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library of a literary institution. Some time after, he received a request for another copy, with the reason that the first had got worn out before it ever reached its destination. The explanation was, that an officer of the institution had lent it to a person living in a neighboring village, who was well known among the inhabitants as an infidel, and who had succeeded in poisoning the minds of many in the vicinity against the gospel. God blessed the book to the breaking up of that man's whole boasted system of opinion. He became a Christian, and then sent the volume as a missionary among those whom he had poisoned. When its rounds were done, which were greatly blessed, it was worn out, and a new one was requested for the library.

The author is sensitively aware of the delicacy of his speaking of these things, lest he should seem to regard them with feelings of self-complacency, and to mention them with a view to his own praise. God forbid. How can he take praise to himself for that which is, and must be so exclusively, the work of the mighty power and unsearchable grace of God, as the conversion of a sinner from a hardened infidel to being an humble, obedient follower of Christ? He has three motives in speaking of these things. One is, that he may thankfully acknowledge the goodness and condescension of God in having made use of an instrument so humble and unworthy, for the accomplishment of such a wonderful and infinitely precious end as the turning of immortal souls “ from darkness to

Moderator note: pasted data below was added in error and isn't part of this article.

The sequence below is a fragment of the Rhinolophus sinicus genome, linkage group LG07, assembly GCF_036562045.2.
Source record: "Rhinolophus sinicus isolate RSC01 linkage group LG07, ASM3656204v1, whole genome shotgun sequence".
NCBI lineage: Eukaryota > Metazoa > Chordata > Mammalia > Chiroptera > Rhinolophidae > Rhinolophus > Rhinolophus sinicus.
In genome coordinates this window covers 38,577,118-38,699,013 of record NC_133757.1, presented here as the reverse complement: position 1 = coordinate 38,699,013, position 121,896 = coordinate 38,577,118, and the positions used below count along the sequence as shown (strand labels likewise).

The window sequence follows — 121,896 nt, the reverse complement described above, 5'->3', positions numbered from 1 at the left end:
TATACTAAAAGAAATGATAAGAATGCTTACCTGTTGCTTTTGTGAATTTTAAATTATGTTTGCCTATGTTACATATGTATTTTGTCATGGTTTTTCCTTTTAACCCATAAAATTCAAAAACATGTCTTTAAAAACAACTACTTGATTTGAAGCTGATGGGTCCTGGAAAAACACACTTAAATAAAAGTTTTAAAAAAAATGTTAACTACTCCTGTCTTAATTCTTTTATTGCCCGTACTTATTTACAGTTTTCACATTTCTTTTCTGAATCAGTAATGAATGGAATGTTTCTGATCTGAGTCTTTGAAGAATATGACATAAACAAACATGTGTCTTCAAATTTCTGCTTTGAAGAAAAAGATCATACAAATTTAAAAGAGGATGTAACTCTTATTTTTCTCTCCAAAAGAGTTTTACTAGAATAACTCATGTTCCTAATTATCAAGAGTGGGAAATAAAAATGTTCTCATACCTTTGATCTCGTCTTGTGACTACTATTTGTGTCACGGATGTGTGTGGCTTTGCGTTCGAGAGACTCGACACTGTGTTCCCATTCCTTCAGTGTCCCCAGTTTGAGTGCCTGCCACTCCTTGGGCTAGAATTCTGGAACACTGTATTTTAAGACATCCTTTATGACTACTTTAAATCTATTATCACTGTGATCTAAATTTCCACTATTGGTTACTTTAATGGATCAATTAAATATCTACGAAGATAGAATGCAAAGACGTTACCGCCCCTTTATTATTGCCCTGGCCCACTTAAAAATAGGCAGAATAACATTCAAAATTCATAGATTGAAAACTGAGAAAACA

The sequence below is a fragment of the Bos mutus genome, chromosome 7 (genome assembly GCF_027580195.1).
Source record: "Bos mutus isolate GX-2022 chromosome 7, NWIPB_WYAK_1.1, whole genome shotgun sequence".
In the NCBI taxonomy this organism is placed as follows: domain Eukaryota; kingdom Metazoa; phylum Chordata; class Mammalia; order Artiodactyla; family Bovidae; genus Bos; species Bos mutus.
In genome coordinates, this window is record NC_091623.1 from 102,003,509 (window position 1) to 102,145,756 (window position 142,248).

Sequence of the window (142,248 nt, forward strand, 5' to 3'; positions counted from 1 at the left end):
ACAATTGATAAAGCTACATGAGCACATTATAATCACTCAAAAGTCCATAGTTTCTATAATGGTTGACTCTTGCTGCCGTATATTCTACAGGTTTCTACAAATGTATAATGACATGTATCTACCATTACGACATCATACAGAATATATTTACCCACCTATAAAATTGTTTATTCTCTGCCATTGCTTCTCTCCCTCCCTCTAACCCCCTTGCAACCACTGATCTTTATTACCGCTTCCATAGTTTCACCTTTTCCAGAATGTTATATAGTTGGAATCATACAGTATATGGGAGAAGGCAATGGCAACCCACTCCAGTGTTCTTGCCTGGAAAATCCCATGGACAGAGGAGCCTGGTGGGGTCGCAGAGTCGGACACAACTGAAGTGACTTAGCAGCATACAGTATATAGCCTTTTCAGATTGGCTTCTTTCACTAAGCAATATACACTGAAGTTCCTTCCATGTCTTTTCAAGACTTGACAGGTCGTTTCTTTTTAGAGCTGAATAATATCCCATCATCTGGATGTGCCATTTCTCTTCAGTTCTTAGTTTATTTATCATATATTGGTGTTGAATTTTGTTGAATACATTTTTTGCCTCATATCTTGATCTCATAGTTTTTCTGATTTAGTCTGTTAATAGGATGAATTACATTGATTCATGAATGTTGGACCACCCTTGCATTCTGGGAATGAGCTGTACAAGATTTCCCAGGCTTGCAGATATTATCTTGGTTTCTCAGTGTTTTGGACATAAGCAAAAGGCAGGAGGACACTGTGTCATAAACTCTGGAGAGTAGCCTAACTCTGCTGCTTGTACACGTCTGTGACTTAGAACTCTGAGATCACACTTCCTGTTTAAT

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light, and from the power of Satan unto God.” Certainly, when these lectures were composed, and when the author concluded to print them, he little expected ever to be greeted with such accounts of their usefulness as have come to his ears.